So the sub-chief went and took the bone out and the wolf was very thankful and they communicated to each other and the wolf told him that from here on they ill keep him supplied with deer meat. And that is what happened. Day after day this wolf would howl and the chief would go across and all he had to do was pick up the meat. And that's part of the history of this wolf.

It's one of the houses that was given by God to the Nisga'a Nation

The raven...this bird warns the Nisga'a of impending doom. There's something about to happen or something has happened and you'll hear a message about it, that's the significance of this bird...the frog clan and they have two crests within that organization, and now I'm going to move down to the crest that represents me.

We're now coming down to the eagle. It is my crest. It stands for power of the air. This eagle most of the time talks to us and you can hear the talking and they also deliver certain messages to the Nisga'a Nation, and the other crest that's similar is the beaver. You see the beaver here and in its hand is a traditional stick that the beaver lives on.

So all these animals are dependent on each other to survive, just like us...and the next one is the bear, the other crest that goes with the bear is what I described further up there was the wolf crest. The wolf and the grizzly bear. There again, they have powerful stories behind it. Under our law, I'm just generalizing this, it's illegal for me to be telling about the history of this bear. Only those that belong in the tribe, the tribe of the grizzly, the brown bear and the wolf, they are the only ones that can tell this story. If I utter it, it will be illegal for me. As I say we have laws. We're not strangers to the laws. In fact, our laws are very strong. Stronger than the European concept of laws...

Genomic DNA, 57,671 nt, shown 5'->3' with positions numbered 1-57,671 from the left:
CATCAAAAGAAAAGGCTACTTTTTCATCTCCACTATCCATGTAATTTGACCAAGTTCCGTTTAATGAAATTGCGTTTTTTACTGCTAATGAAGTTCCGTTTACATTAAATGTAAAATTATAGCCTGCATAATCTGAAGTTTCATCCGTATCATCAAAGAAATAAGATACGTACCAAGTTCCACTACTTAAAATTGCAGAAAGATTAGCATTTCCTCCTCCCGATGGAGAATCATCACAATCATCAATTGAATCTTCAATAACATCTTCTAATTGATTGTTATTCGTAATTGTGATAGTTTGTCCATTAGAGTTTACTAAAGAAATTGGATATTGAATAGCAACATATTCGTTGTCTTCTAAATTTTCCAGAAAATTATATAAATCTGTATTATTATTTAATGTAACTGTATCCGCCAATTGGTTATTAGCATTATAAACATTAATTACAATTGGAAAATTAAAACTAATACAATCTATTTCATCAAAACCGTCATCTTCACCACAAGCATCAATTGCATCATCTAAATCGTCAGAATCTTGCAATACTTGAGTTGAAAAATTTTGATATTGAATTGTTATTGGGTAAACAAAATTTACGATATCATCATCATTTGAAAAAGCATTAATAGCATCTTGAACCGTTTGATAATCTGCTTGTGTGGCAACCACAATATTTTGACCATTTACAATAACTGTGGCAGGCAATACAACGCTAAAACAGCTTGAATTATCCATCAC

So that's the foundation of our culture. Our culture is still very strong. It can only remain strong as long as those Elders continue to pass this on to the younger generation. We have now written it. That's a department that I had. We did a land use and occupancy study and there's about eight volumes, very thick, nd all it talks about are our survival, our creation, how we survived the floods. Some of our forebearers were washed away way up into Alaska, up into your territory (Alberta). And they migrated back, back to here. Must have took about a century to get back here, but after they were washed away they found themselves back here.

There are many stories about it. In fact, a lot of crests were acquired enroute coming back to find the Nisga'a Nation again. Now everything that we have done, everything is still very strong. The philosophy of the Nisga'a Nation is still very strong.